##      Carlos  Ruiz  2  2 1  1  0  0 0  0   0  0 0.500 0.500 1.000       5
##  Cesar  Hernandez  3  2 1  0  0  0 0  1   0  0 0.500 0.667 0.500       9
##        Darin  Ruf  3  3 2  0  0  1 0  0   0  0 0.667 0.667 1.667       8
##  Darnell  Sweeney  3  3 1  0  0  0 0  0   0  0 0.333 0.333 0.333       8
##    Freddy  Galvis  2  2 1  1  0  0 0  0   0  0 0.500 0.500 1.000       3
##   Jeff  Francoeur  3  3 1  0  0  0 1  0   0  0 0.333 0.333 0.333      11
## Warning in rm(x): object 'x' not found

Pitches Velocities & Movement:

##  Pitch Type  Min Mean  Max Mean Hor Mean Vert CRT Mean Hor CRT Mean Vert
##    Changeup 82.4 84.1 85.2    8.471     3.486        8.222         2.219
##   Curveball 74.2  76. 77.9   -1.616    -4.958       -2.222        -6.549
##      Cutter 85.8 87.4 88.9   0.3316     3.661      -0.2912         2.553
##    Fourseam 87.0 90.3 93.0    5.275     5.656        4.855         4.673
##    Two-seam 85.7  90. 92.2    9.477     3.065        9.071         2.041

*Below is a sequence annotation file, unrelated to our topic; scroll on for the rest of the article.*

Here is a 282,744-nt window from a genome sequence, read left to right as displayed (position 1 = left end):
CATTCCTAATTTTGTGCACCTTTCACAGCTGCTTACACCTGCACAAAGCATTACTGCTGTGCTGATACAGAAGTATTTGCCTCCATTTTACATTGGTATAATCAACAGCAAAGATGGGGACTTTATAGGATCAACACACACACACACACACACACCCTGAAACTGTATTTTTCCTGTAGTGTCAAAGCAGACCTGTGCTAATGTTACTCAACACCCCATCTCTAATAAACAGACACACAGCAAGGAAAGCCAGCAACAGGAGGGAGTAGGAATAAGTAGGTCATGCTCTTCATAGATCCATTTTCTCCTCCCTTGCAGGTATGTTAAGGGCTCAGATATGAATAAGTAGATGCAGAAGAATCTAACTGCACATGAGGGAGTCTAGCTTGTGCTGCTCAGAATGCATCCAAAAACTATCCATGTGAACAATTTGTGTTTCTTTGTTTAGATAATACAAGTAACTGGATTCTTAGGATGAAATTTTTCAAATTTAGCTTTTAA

Note: Horizontal movement denotes average distance, in inches, from point of release to home plate (+ moves away from a right-handed batter) while vertical movement is average distance, in inches, from release point to home plate. As measured from the back point of home plate, the x-axis (horizontal) runs to the catcher’s right, the y-axis points at the pitcher, and the z-axis (vertical) runs upward.

Note 2: The corrected horizontal and vertical are based upon a paper by Alan M. Nathan from the University of Illinois nd account for the elimination of both gravity and drag. The corrected averages more accurately reflect the true movement of the baseball.


Average (MPH) Velocity for Pitches by Starters Last Night:

2015-09-02_Jonathon Niese_BoxPlot

Below are the pitch locations by both batter stance (left or right) and by pitch type.

Pitch Location by Stance:

2015-09-02_Jonathon Niese_Stance

Pitch Location by Pitch Type:

2015-09-02_Jonathon Niese_Pitches

Pitch Locations by Batter:

2015-09-02_Jonathon Niese_Batters